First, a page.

Other Stuff Exists

Don't get too comfortable with the familiar–other stuff exists, so go explore!

Welcome to Equestria

Posted by Tracy Poff on April 17, 2013

Welcome to Equestria coverShining Armor and Princess Cadance, the new rulers of the Crystal Empire, have been invited to visit towns all over Equestria. As they tour the land, they write letters to Twilight Sparkle about their journey, which will end in Ponyville, where Twilight lives.

Welcome to Equestria by Olivia London is a children’s picture book featuring characters from My Little Pony: Friendship is Magic. The story is told in two ways: first, by narrative recounting the events as Shining Armor and Princess Cadance travel; second, by the letters they write to Twilight.

The narrative is simple, as is appropriate for a children’s book, but also, frankly, pretty boring. The letters have much more character. Compare:

“They are delighted to visit Princess Celestia and Princes Luna at Canterlot Castle, and enjoy some time in the city together.”

vs.

“We arrived in Canterlot today after a lovely send-off in the Crystal Empire. It was wonderful to enjoy Canterlot knowing that it is now safe from that evil Queen Chrysalis!”

Both are simple and direct, but the second, from the letter, is a lot more fun to read.

The story isn’t anything special–there’s not any plot to speak of, just a sequence of descriptions of places Shining Armor and Cadance. The only thing tying things together is that the two pick up gifts as they travel, and give them to Twilight and her friends at the end. There’s nothing wrong with the book being very simple, but it could have been better. The show itself manages much more interesting stories with being appreciably more complicated to understand.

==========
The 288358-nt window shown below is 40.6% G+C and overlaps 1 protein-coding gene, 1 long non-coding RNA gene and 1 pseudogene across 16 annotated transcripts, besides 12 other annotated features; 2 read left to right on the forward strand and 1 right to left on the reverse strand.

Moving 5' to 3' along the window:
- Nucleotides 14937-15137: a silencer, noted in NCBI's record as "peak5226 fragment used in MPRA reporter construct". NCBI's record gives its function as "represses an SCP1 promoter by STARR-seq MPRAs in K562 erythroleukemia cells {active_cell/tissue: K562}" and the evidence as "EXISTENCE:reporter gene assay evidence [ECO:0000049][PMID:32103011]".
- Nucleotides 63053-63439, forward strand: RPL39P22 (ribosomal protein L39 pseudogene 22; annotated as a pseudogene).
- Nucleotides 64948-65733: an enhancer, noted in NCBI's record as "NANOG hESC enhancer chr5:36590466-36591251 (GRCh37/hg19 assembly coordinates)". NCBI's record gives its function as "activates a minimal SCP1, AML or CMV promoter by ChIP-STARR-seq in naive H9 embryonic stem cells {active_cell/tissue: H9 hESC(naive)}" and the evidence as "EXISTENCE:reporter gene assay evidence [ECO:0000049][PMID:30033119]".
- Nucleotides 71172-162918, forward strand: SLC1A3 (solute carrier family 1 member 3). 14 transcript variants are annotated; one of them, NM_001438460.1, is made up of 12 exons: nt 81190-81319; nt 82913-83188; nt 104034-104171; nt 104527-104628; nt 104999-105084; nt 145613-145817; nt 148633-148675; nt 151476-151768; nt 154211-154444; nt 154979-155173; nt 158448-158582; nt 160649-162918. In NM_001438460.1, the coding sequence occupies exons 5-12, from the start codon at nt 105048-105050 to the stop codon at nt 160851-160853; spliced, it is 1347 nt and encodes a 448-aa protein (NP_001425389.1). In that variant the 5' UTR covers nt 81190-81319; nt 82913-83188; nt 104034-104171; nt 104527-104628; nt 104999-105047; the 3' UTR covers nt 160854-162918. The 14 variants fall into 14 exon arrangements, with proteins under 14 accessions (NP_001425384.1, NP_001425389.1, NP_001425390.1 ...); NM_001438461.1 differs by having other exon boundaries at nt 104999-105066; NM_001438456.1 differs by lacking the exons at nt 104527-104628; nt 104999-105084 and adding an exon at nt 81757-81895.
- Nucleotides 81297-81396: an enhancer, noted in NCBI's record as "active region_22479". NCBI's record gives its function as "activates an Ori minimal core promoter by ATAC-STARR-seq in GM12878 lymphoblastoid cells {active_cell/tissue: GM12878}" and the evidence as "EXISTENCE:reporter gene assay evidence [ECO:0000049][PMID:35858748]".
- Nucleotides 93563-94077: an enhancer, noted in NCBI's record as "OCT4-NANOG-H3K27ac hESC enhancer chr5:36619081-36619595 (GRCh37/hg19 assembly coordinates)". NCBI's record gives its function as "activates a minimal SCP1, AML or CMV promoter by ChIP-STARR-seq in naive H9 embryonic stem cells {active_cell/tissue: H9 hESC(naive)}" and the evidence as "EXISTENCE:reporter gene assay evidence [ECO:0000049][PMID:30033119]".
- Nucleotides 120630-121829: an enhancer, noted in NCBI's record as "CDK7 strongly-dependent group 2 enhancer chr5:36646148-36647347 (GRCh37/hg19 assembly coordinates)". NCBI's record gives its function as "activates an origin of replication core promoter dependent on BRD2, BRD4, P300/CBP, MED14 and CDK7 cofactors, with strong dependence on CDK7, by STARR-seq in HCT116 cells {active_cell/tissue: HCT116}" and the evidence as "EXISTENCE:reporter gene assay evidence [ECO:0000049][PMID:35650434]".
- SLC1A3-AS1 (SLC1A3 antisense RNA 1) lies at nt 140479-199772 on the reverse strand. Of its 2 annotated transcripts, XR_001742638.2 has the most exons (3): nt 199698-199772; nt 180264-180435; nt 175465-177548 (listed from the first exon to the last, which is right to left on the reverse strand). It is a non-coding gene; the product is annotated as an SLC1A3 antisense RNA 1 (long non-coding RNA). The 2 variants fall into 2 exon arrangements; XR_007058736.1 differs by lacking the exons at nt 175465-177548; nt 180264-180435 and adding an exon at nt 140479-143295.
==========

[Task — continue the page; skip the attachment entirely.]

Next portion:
Welcome to Equestria sample

Of course, for a picture book, the writing is only half the story. Welcome to Equestria‘s artwork matches the show, so it’s nice enough, but it mostly consists of scenery and the occasional character posing, which isn’t very interesting to look at. Also, the art is very separated from the text, and seems somewhat superfluous. Nice to have, but not important. In a really good picture book, the text and art work together to tell the story, but that doesn’t happen in Welcome to Equestria.

Welcome to Equestria isn’t bad, and kids that like the show will probably like the book, but it’s no classic of children’s literature, either. Pick it up for fans, but otherwise there are probably better choices.

Welcome to Equestria is available in paperback or for the Kindle.

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